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I want to evaluate a model that forecasts the amount of payments a company will receive from its customers on a certain day. I want to compare last years forecasts with last years actual payments by evaluating the model's accuracy.

The trick is I'd like to punish the model more for overshooting (predicting over the actual) than undershooting (predicting less than the actual).

Is there a standard way of going about this?

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The standard method of doing this (at least in machine learning) is defining a loss function which penalizes overshooting more than undershooting.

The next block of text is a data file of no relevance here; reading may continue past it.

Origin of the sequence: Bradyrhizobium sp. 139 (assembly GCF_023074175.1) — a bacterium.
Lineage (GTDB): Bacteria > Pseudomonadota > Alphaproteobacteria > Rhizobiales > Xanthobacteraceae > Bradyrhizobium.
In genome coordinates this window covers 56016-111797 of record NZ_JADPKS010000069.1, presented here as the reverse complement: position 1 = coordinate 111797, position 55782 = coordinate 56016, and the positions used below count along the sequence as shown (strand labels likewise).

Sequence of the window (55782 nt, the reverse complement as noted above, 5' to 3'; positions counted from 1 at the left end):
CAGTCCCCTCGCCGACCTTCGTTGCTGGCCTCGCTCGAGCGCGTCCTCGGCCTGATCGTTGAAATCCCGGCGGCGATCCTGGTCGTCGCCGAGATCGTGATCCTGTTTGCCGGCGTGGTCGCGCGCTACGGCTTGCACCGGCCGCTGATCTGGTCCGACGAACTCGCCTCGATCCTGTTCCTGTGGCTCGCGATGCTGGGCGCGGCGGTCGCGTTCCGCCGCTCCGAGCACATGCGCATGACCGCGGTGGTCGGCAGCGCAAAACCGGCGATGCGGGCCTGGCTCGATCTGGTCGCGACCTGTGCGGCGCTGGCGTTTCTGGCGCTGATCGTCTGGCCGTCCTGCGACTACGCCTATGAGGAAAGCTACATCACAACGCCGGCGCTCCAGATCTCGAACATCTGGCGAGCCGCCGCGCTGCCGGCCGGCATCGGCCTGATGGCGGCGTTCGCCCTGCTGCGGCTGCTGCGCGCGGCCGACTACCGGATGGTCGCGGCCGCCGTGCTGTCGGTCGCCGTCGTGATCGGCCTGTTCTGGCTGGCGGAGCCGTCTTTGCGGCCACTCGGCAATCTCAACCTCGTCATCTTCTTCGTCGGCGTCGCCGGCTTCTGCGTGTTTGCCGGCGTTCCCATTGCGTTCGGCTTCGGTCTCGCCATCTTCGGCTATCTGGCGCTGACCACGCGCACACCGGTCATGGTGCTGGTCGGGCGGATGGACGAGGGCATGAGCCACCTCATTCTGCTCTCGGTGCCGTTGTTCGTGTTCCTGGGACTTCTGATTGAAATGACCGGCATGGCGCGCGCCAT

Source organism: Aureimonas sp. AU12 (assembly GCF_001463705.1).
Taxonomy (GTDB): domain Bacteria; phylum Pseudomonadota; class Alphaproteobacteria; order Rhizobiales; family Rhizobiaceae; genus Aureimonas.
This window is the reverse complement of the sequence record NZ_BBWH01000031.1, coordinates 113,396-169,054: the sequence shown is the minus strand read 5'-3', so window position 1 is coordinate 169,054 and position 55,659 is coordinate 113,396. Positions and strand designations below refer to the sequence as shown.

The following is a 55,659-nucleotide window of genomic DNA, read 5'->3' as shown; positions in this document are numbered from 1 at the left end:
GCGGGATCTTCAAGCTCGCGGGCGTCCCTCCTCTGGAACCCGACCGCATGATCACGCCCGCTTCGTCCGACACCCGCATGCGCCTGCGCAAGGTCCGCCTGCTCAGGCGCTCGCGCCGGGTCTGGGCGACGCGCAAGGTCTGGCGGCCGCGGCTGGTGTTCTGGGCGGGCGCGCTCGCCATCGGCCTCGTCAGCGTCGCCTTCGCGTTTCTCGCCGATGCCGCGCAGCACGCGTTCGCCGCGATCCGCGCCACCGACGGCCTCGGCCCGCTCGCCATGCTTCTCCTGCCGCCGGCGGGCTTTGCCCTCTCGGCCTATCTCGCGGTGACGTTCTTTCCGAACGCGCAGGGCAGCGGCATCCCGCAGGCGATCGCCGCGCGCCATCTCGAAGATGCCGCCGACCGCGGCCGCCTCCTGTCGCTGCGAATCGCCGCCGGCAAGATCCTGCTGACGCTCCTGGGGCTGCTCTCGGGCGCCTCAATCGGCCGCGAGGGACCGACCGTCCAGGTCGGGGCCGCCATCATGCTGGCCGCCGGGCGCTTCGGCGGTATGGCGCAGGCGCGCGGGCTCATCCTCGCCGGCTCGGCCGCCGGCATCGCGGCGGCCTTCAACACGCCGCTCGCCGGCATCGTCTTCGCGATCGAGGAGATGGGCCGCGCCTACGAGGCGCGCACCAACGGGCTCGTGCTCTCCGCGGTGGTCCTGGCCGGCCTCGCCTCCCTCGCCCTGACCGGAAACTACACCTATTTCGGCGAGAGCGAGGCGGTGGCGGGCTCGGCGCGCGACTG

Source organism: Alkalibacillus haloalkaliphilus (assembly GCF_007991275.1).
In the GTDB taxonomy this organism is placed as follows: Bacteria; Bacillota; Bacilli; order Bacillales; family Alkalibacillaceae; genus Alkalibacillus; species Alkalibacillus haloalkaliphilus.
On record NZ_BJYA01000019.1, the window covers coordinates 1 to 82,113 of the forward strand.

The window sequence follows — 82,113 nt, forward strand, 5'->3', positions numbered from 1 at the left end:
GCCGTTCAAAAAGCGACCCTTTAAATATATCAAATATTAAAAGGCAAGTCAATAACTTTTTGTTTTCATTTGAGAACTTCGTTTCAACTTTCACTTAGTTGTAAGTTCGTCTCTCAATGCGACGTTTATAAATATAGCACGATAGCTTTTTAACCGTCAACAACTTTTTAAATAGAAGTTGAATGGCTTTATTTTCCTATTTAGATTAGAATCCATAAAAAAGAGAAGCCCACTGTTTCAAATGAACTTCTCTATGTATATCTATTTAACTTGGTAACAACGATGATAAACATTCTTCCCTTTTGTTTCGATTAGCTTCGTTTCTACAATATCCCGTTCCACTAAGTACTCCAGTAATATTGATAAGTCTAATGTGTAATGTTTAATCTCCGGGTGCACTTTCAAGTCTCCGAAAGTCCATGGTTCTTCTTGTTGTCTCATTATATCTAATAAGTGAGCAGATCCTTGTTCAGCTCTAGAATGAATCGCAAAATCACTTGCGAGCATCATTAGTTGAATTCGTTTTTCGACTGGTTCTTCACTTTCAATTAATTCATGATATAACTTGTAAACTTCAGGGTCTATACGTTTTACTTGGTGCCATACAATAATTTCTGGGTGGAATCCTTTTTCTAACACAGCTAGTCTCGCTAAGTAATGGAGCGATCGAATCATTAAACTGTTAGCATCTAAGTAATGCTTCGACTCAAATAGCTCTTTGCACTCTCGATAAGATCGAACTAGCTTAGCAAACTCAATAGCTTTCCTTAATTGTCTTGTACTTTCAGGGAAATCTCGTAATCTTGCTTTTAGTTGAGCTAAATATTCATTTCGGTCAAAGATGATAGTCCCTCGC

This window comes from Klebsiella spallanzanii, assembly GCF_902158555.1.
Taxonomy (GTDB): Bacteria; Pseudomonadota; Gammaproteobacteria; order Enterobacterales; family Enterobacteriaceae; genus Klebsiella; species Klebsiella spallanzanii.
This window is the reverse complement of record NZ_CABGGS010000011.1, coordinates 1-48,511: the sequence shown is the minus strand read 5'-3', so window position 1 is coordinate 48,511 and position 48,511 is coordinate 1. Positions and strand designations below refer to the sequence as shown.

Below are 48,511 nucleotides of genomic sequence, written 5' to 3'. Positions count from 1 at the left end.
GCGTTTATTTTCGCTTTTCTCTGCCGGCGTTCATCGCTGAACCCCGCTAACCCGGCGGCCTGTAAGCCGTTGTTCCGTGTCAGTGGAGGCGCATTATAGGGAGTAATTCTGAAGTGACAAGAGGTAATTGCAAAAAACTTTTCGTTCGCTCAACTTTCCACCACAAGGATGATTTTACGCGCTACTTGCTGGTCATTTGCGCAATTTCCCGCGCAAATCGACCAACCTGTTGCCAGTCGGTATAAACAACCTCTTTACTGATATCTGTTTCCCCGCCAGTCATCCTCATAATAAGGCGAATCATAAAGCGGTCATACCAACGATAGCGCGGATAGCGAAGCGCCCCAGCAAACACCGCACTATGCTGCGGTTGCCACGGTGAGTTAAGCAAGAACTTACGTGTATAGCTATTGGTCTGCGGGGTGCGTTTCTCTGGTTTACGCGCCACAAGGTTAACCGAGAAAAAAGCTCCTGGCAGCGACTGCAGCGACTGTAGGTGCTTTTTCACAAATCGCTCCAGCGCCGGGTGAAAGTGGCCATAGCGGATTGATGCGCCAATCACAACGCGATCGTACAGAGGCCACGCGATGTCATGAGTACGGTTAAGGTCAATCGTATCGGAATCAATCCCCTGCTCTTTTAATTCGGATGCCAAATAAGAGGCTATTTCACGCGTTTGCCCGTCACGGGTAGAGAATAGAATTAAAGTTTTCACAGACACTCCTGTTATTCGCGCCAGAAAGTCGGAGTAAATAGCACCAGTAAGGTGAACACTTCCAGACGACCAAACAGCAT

For example, if the actual payment is $x$ and the forecasted payment is $\hat{x}$, then standard regression minimizes

$E[(x-\hat{x})^2]$

where the loss function is the quadratic loss function, $(x-\hat{x})^2$.

To penalize overshooting more than undershooting, you can define the piecewise loss function

\begin{cases} L(x,\hat{x})=(x-\hat{x})^2 & x>\hat{x} \\ L(x,\hat{x})=c(x-\hat{x})^2 & x\leq \hat{x}, c>1 \end{cases}

and have your model/algorithm minimize that.

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